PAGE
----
Postscript – This is the third and final blog post on Tradition.  I suggest reading each one beginning with the first entry two days ago.  Suffice it to say, we display a poverty of intellect that is shocking and explains more than any other factor (save our ignorance of religious narrative and the history of Western civilization) what we see as gross disorder and destabilization of our fundamental institutions today – running from marriage, procreation, gender, family and education to our institutions of governance and our sacred fundamental documents like the Constitution and an appreciation of the Federalist Papers and the design and unique working of a Representative Democracy with power shared by its citizens with both autonomous state government and the federal government.

… the chief priests and the Pharisees convened a council, and were saying, “What are we doing?  For this man is preforming many signs.  If we let Him go on like this, all men will believe in Him and the Romans will come and take away our place and our nation.”

Jn 11:47

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Power is intoxicating and easily so.  Herein, we see the chief priests and Pharisees gathering after Jesus calls Lazarus back to life.  Their thoughts?  How can we preserve our status?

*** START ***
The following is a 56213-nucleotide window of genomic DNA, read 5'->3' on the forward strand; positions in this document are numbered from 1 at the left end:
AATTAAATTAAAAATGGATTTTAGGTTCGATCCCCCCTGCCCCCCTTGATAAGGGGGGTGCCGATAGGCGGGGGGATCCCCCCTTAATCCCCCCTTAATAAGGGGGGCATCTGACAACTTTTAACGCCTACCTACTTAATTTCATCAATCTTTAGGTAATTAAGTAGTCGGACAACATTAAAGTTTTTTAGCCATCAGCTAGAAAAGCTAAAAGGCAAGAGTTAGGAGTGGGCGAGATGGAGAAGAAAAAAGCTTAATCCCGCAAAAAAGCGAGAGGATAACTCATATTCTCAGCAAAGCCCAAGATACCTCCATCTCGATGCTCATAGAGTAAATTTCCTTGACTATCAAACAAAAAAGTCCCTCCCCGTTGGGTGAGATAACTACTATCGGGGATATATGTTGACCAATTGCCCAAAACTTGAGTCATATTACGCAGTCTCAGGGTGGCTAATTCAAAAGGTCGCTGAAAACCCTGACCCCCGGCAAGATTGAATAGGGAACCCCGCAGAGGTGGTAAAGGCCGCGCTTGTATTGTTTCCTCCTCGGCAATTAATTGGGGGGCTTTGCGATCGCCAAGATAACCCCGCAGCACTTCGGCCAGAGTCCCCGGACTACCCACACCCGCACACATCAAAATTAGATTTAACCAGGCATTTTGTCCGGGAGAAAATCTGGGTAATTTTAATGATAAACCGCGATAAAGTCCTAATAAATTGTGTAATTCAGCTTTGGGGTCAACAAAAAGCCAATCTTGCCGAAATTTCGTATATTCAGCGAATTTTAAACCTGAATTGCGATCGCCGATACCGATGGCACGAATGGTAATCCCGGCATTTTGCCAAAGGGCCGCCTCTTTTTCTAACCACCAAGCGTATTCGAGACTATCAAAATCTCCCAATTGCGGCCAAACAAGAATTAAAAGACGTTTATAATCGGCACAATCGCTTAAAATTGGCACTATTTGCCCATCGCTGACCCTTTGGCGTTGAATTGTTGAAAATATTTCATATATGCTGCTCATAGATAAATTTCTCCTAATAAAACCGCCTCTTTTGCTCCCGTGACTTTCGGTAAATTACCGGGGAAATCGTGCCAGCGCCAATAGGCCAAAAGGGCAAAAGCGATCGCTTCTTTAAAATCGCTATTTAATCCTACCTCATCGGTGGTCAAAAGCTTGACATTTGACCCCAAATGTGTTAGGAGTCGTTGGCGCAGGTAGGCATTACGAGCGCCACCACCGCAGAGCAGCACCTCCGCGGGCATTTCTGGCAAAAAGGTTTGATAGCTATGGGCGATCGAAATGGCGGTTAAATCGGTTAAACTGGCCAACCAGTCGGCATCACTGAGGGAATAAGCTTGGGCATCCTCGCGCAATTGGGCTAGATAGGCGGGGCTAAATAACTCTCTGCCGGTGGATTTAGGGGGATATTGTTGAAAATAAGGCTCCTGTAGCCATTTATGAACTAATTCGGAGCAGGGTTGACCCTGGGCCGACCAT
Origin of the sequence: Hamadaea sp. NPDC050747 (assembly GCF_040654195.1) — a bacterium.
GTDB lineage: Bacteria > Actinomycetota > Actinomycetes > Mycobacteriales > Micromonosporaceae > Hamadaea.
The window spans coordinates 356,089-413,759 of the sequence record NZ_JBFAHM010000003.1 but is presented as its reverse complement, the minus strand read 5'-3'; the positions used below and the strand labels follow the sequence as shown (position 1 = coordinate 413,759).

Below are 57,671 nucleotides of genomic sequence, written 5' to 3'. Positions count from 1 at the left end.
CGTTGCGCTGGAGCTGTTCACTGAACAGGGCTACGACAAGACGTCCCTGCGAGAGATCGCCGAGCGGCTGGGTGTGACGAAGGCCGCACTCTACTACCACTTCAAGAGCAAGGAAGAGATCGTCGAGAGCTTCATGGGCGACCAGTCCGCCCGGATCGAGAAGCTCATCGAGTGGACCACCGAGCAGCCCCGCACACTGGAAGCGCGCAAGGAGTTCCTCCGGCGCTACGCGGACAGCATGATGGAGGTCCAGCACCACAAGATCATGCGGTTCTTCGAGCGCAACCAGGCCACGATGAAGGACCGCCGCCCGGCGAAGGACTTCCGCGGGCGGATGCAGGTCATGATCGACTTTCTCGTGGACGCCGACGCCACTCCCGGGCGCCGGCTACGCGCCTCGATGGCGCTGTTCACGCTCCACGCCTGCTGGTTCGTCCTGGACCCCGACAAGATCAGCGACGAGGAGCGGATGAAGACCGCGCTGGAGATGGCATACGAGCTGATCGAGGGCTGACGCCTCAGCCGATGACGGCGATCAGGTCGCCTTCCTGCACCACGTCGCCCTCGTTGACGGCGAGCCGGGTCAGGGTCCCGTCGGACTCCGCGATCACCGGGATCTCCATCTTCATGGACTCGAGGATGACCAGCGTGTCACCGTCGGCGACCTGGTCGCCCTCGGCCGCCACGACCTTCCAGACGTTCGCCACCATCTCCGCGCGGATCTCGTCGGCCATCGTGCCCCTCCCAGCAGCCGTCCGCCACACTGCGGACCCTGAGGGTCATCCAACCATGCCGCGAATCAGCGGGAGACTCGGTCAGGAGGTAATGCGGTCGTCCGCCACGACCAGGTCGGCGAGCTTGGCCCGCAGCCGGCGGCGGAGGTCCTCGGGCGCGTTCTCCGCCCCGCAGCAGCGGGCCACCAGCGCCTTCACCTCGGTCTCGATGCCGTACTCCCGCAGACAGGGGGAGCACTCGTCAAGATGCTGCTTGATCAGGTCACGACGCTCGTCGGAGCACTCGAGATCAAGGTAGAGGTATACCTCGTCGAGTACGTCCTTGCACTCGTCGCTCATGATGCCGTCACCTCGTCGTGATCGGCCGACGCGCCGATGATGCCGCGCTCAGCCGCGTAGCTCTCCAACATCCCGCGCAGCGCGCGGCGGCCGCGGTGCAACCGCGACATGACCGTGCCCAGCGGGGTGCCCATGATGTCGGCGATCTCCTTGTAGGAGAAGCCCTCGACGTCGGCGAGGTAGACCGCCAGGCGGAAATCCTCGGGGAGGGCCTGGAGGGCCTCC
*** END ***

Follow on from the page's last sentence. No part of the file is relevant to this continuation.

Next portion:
Is this not the way of the “powerful” and the privileged?  Is this not a truth that conveys over all time?  Those at “the top” of the ladder want to remain at the top of the ladder.

Such a disposition turns one’s back on God.  ‘Tis the way of political people, the self-important, far too often.

Oddly, the strongest among us are not those at “the top,” but those who are humble and guided by faith, knowing full well there is a God and they are not God.  In their mortal existence the strongest are immortal by choice, by faith, by belief.

It is an old story – one we prefer to neglect.  Offered a Messiah, we guard our vaunted place in the pecking order.  This is tedious to those who know and believe.  Tedious indeed!  Why concede the tedious ones a grant of authority?  Would you not prefer those who welcome the Messiah be those who lead?  Are they not the wiser?  Braver?

Where are you on such things?

Shalom.

 

… we seek nothing but the particular place willed for us by God …

Then we discover what the spiritual life really is … It is the silence of our whole being in compunction and adoration before God, in the habitual realization that He is everything and we are nothing, that He is the Center to which all things tend, and to Whom all our actions are directed.  That our life and strength proceed from Him, that both in life and death we depend entirely on Him, that the whole course of our life is foreknown by Him and falls into the plan of His wise and merciful Providence; that it is absurd to live without Him, for ourselves, by ourselves … and in the end the only thing that matters is His glory.

Thomas Merton, in Thoughts in Solitude

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In the Mass readings today we hear God lamenting that His children have moved away from Him and we hear Jesus advise us to move away from those who do not receive or listen to his words.